When you hear the word “meditate” you may think of Buddhist monks sitting cross-legged in a temple somewhere in Tibet. Though this is the stereotypical image that comes to mind when you think of meditation, it is a practice that has been sweeping across the Western world for several decades. Though there is conclusive evidence that meditation is beneficial both physiologically and psychologically, many people still believe that meditation’s only benefit is that it is relaxing. This is hardly the case.
(Photo at Left: Mahayana Buddhist monk burning himself in protest of the South Vietnam government outside of Saigon in 1963. http://photosthatchangedtheworld.com/burning-monk/)

Buddhist monks have practiced many forms of meditation for centuries that have only recently hit the mainstream. An early pioneer in meditation research is Dr. Herbert Benson, the president of the Mind/Body Medical Institute and associate professor of medicine at Harvard Medical School (Foreman, 2003). In 1967, Benson tested 36 transcendental meditators and analyzed their heart rate, blood pressure, skin temperature, and rectal temperature and found that during meditation, they used 17% less oxygen, their heart rates decreased by three beats per minute, and their theta brain wave activity increased (Stein, 2003). In the 1970s, Benson published his best seller, The Relaxation Response, in which he suggested that meditators were able to counteract the fight-or-flight response induced by everyday stress and achieve a calmer state of wellbeing. Several years later, Benson teamed up with Harvard Medical School professor of psychiatry, Dr. Gregg Jacobs, and they found from EEGs that meditators basically blocked information from entering their parietal lobes, causing them to lose their sense of orientation in time and space (Stein, 2003). Benson also measured blood flow in the brains of Sikhs who were able to meditate even with the loud clanking of an fMRI machine, and he found that blood flow was decreased overall except in specific areas where blood flow was increased, like the limbic system, the emotion and memory center that controls heart rate, respiratory rate, and metabolism as well (Stein, 2003). Similar testing by Richard Davidson of the University of Wisconsin at Madison found that activity in the prefrontal cortex shifts from the right to the left hemisphere during meditation, resulting in a shift from fight-or-flight mode to a state of acceptance and contentment (Stein, 2003).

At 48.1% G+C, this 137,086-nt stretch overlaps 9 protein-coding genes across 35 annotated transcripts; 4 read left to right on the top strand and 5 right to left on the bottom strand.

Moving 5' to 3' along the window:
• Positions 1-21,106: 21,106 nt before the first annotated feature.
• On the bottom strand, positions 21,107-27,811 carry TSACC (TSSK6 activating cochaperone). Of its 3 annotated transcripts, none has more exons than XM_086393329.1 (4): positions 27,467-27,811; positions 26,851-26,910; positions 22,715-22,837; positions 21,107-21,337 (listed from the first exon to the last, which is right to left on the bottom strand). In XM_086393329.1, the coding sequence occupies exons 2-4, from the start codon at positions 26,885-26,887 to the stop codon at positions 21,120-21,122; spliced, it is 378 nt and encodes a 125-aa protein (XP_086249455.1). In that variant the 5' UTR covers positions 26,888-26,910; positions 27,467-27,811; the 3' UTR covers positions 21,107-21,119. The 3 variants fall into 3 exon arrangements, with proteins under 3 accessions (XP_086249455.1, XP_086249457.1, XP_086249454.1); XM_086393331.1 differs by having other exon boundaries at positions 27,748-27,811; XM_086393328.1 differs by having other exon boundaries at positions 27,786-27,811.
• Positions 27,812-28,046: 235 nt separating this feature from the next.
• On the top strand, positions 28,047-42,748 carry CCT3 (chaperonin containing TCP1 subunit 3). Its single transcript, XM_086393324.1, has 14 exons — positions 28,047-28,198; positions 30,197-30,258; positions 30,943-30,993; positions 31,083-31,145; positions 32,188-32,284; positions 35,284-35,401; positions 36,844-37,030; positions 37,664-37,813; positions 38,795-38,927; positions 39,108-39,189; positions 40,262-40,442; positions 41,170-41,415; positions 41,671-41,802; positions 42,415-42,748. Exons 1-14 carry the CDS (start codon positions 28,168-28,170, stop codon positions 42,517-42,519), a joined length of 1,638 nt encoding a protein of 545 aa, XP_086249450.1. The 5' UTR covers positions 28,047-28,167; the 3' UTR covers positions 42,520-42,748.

There are many different kinds of meditation, ranging from the simple version of Relaxation Response to transcendental meditation to forms such as gtum-mo, practiced in eight-hour sessions by Tibetan monks who are able to raise their body temperature high enough to dry soaking wet sheets draped over their bodies in temperatures as low as 40 degrees Fahrenheit. (Watch the video clip below.)

The Tibetan Mummy

Excerpt from History Channel’s documentary on the Tibetan Mummy. (http://www.youtube.com/watch?v=SjNVkPy-CEU).

Though the benefits from each specific type of meditation differ slightly, it has been used to treat physiological symptoms in patients suffering from heart disease, AIDS, cancer, and infertility (Stein, 2003). Researchers have also reported that transcendental meditation was beneficial for patients suffering from bronchial asthma and those with auditory problems (Trotter, 1973). Along with its physical benefits, meditation has been proven to help psychological ailments such as depression, hyperactivity, ADD, claustrophobia, and perfuse perspiration (Stein, 2003; Trotter, 1973). Doctors are actually advising patients to meditate because so many scientific studies are proving that meditation is effective, especially for stress-related conditions (Stein, 2003). Not only does meditation benefit patients suffering from psychological and physiological pain, but it has also been shown to aid in stopping drug users’ addiction to certain drugs. Meditators, unlike drug users, do not become habituated to meditation and therefore do not need to increase their “dose” with each “use” (Trotter, 1973). Benson conducted a study with almost 2,000 subjects and found that after 21 months of practicing transcendental meditation, practically 96% of the subjects who had been trafficking in drugs quit entirely (Trotter, 1973). The drugs under consideration were marijuana, LSD, opiates, amphetamines, barbiturates, alcohol, and tobacco (Trotter, 1973).

Meditation does not serve only to relax the body, but also to rewire the brain and change the way in which it functions. Its many physiological and psychological benefits makes it curious as to why anyone wouldn’t be interested in this amazing practice. I know I can’t wait to learn more than I have already! Happy meditating!


Works Cited:

Foreman, Judy. A Look at the Science Behind Meditation. The Boston Globe, April 22, 2003. http://www.highbeam.com/doc/1P2-7779781.html

Stein, Joel; Jerklie, David B.; Park, Alice; Van Biema, David; Cullota, Karen Ann; McDowell, Jeanne. Just Say Om. Time, August 4, 2003. http://www.time.com/time/magazine/article/0,9171,1005349-1,00.html

Trotter, Robert J (1973). Transcendental Meditation. Science News, 104: 376-378. http://www.jstor.org/stable/pdfplus/3958535.pdf
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Prof G said...

Is there video fotage of monks making those wet sheets steam? Can they also fry eggs on their foreheads?

Sharon-S said...

Interesting read, although a heart rate reduction of 3 (plus or minus some uncertainty) is nothing to get excited about. However, the drug user data is quite compelling.